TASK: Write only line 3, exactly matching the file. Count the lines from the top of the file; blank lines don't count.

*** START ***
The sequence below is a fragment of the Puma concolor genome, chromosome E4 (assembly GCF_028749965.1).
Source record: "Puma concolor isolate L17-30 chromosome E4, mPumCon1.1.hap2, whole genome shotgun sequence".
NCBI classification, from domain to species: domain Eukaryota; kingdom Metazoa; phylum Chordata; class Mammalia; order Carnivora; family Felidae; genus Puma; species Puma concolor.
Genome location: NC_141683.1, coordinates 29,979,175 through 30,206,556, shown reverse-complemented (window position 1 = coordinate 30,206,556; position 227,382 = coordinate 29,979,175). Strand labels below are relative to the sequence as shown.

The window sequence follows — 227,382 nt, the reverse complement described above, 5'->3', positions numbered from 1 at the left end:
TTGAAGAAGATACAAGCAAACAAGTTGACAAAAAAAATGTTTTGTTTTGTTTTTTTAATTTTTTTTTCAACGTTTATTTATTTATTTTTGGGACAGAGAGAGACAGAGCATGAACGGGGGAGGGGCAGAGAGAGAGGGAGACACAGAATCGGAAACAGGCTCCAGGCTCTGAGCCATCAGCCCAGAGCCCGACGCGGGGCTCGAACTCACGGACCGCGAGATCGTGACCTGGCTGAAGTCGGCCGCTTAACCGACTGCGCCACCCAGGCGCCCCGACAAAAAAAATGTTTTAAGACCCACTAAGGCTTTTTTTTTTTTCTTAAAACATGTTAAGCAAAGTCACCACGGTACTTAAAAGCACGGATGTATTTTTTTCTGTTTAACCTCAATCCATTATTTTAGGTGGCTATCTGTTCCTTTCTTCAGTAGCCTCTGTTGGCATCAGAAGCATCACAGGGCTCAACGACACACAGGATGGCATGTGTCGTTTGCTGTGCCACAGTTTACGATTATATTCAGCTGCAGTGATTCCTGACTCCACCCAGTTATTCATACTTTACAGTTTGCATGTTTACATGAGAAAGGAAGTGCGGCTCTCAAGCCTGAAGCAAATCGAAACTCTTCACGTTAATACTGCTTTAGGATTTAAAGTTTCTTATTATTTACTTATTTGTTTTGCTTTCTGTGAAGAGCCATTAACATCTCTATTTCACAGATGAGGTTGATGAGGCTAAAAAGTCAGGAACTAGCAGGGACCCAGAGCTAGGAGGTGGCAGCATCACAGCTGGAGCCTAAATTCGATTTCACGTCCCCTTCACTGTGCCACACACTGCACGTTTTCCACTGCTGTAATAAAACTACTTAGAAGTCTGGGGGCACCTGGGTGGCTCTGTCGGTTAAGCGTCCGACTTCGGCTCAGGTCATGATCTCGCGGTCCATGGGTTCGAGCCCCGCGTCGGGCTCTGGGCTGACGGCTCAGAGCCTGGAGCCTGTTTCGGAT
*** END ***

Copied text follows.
NCBI classification, from domain to species: domain Eukaryota; kingdom Metazoa; phylum Chordata; class Mammalia; order Carnivora; family Felidae; genus Puma; species Puma concolor.